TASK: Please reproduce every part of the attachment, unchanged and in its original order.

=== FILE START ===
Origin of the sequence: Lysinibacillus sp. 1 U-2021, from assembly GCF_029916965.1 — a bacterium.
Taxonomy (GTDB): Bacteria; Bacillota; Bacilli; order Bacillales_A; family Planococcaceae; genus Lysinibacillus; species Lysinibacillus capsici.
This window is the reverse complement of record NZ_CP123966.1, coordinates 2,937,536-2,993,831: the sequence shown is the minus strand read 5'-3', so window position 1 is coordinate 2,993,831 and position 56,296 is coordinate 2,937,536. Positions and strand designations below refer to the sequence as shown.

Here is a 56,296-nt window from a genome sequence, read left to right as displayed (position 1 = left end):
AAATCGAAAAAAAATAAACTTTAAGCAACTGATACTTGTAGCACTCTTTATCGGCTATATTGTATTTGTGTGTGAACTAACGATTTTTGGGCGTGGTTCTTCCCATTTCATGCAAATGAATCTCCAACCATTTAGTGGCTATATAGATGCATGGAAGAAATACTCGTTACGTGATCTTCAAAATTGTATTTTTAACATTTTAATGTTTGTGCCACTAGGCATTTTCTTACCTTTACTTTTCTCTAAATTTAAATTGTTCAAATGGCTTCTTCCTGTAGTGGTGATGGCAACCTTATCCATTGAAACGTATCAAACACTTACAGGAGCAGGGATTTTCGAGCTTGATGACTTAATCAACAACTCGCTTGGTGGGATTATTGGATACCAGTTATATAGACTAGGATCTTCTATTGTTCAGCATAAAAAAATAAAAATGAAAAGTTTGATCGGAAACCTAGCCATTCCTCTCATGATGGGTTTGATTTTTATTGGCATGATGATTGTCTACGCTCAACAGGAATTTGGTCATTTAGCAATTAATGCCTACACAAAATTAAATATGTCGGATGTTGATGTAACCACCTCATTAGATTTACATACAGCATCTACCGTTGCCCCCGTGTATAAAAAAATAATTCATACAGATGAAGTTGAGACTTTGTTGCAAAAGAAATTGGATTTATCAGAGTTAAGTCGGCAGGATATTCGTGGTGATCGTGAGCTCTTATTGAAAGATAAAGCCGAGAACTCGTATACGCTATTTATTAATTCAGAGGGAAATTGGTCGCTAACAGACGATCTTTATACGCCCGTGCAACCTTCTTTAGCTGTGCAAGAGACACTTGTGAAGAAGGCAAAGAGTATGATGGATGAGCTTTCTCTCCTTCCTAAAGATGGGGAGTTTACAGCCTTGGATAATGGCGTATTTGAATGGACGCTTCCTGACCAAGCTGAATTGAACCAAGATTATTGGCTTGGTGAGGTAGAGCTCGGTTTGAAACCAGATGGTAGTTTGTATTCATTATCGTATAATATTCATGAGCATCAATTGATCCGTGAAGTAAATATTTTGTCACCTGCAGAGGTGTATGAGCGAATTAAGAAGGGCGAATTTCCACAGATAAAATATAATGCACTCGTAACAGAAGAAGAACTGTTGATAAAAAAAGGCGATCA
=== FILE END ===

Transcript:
Origin of the sequence: Lysinibacillus sp. 1 U-2021, from assembly GCF_029916965.1 — a bacterium.
Taxonomy (GTDB): Bacteria; Bacillota; Bacilli; order Bacillales_A; family Planococcaceae; genus Lysinibacillus; species Lysinibacillus capsici.
This window is the reverse complement of record NZ_CP123966.1, coordinates 2,937,536-2,993,831: the sequence shown is the minus strand read 5'-3', so window position 1 is coordinate 2,993,831 and position 56,296 is coordinate 2,937,536. Positions and strand designations below refer to the sequence as shown.

Here is a 56,296-nt window from a genome sequence, read left to right as displayed (position 1 = left end):
AAATCGAAAAAAAATAAACTTTAAGCAACTGATACTTGTAGCACTCTTTATCGGCTATATTGTATTTGTGTGTGAACTAACGATTTTTGGGCGTGGTTCTTCCCATTTCATGCAAATGAATCTCCAACCATTTAGTGGCTATATAGATGCATGGAAGAAATACTCGTTACGTGATCTTCAAAATTGTATTTTTAACATTTTAATGTTTGTGCCACTAGGCATTTTCTTACCTTTACTTTTCTCTAAATTTAAATTGTTCAAATGGCTTCTTCCTGTAGTGGTGATGGCAACCTTATCCATTGAAACGTATCAAACACTTACAGGAGCAGGGATTTTCGAGCTTGATGACTTAATCAACAACTCGCTTGGTGGGATTATTGGATACCAGTTATATAGACTAGGATCTTCTATTGTTCAGCATAAAAAAATAAAAATGAAAAGTTTGATCGGAAACCTAGCCATTCCTCTCATGATGGGTTTGATTTTTATTGGCATGATGATTGTCTACGCTCAACAGGAATTTGGTCATTTAGCAATTAATGCCTACACAAAATTAAATATGTCGGATGTTGATGTAACCACCTCATTAGATTTACATACAGCATCTACCGTTGCCCCCGTGTATAAAAAAATAATTCATACAGATGAAGTTGAGACTTTGTTGCAAAAGAAATTGGATTTATCAGAGTTAAGTCGGCAGGATATTCGTGGTGATCGTGAGCTCTTATTGAAAGATAAAGCCGAGAACTCGTATACGCTATTTATTAATTCAGAGGGAAATTGGTCGCTAACAGACGATCTTTATACGCCCGTGCAACCTTCTTTAGCTGTGCAAGAGACACTTGTGAAGAAGGCAAAGAGTATGATGGATGAGCTTTCTCTCCTTCCTAAAGATGGGGAGTTTACAGCCTTGGATAATGGCGTATTTGAATGGACGCTTCCTGACCAAGCTGAATTGAACCAAGATTATTGGCTTGGTGAGGTAGAGCTCGGTTTGAAACCAGATGGTAGTTTGTATTCATTATCGTATAATATTCATGAGCATCAATTGATCCGTGAAGTAAATATTTTGTCACCTGCAGAGGTGTATGAGCGAATTAAGAAGGGCGAATTTCCACAGATAAAATATAATGCACTCGTAACAGAAGAAGAACTGTTGATAAAAAAAGGCGATCA